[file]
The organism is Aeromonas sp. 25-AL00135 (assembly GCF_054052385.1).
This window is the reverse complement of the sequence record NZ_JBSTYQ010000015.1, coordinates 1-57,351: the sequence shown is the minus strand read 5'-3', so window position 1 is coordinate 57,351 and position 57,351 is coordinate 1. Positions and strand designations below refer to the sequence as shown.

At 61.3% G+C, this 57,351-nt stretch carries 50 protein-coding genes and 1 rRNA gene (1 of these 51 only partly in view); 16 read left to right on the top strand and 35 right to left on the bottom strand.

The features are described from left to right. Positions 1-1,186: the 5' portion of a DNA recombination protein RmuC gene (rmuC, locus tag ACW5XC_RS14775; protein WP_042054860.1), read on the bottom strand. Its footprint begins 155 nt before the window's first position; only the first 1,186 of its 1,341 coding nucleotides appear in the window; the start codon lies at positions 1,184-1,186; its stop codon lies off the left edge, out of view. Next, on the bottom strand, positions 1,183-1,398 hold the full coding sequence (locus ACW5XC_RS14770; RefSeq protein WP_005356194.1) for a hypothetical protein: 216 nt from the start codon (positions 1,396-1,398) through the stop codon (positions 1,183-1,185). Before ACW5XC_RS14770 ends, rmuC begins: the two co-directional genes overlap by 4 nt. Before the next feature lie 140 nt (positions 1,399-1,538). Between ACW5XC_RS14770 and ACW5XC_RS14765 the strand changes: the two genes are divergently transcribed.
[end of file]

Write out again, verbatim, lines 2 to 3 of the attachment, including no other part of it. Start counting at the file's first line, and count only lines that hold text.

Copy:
This window is the reverse complement of the sequence record NZ_JBSTYQ010000015.1, coordinates 1-57,351: the sequence shown is the minus strand read 5'-3', so window position 1 is coordinate 57,351 and position 57,351 is coordinate 1. Positions and strand designations below refer to the sequence as shown.

At 61.3% G+C, this 57,351-nt stretch carries 50 protein-coding genes and 1 rRNA gene (1 of these 51 only partly in view); 16 read left to right on the top strand and 35 right to left on the bottom strand.